Listening to live music enhances the learning process. It is the best way to learn repertoire and observe performance techniques while also making contacts for the future. Students must attend ALL flute concerts and festivals, guest artist recitals, and master classes held on campus. Professor Jones expects a best effort attendance of the same events in the Columbus area. Attendance at concerts presented by local arts organizations such as the Columbus Symphony Orchestra, ProMusica of Columbus, Chamber Music Columbus, Columbus Bach Ensemble, Opera Columbus and the Early Music Columbus is encouraged. Students will have the opportunity to learn the current realities of performance while enriching our experience and heightening our individual expectations. Networking skills will thus be enhanced. Annual attendance at such conventions at OMEA, NFA and MTNA are also encouraged.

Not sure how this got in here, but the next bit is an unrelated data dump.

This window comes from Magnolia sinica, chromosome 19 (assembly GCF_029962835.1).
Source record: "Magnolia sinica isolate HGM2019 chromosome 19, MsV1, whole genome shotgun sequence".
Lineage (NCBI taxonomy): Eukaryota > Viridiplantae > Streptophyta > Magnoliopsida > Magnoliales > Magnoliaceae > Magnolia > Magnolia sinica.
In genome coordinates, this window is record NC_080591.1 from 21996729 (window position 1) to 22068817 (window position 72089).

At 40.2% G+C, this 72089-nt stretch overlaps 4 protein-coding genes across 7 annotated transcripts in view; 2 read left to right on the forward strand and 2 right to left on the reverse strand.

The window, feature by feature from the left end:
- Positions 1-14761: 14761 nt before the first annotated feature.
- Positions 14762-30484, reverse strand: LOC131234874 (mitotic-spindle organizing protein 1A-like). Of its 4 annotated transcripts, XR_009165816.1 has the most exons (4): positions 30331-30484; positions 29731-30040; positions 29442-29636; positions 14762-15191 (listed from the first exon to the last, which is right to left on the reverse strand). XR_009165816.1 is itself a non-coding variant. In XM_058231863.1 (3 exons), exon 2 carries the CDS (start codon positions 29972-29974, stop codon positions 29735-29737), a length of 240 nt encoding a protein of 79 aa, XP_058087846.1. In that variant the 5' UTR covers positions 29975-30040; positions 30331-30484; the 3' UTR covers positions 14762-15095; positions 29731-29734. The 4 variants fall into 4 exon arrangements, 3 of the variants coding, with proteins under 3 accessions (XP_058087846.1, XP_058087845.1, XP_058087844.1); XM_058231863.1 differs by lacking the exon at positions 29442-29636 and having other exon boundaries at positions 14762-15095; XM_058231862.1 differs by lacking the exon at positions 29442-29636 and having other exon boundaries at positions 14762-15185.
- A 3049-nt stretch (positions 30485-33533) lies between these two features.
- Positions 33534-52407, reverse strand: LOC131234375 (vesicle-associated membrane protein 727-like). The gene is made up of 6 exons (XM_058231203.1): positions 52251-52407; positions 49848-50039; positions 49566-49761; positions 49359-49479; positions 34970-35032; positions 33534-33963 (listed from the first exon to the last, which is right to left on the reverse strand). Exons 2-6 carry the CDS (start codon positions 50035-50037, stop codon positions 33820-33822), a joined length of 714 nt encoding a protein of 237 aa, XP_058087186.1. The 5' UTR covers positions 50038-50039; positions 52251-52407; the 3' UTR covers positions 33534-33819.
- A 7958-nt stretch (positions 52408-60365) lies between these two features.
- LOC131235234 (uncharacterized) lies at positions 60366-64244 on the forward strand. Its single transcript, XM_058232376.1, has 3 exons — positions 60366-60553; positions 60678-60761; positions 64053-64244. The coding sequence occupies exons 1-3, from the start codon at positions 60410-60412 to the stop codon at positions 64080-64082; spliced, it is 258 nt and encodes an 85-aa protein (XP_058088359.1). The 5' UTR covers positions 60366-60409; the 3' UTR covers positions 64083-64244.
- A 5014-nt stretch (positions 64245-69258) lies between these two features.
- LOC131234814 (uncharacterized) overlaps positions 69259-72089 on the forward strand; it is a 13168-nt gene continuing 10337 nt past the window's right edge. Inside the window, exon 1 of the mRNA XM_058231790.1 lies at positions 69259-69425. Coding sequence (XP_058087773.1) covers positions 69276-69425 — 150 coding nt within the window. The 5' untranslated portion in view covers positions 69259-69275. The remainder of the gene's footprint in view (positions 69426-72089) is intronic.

Listening to recorded music and reading journals and other materials also enhances the learning process. Readily accessible in the Music/Dance Library (second floor of the 18th Avenue Library) are journals such as Flute Talk and the Flutist Quarterly, Chamber Music America and the Instrumentalist as well as other fine journals. Students are encouraged to join the National Flute Association, Chamber Music America, Music Teachers National Conference and Music Educators National Conference.
While the world of music is a competitive field, there are always places for those with the talent, work ethic and initiative to succeed. Enhance your strengths and develop your weaknesses. Teacher and student will work together in an environment of camaraderie and helpfulness to develop each person's unique package. Students are expected to show respect toward faculty and peers while enjoying a professional yet friendly atmosphere. Learning is for life; it is a shared responsibility and a joy. Passion and persistence prevail!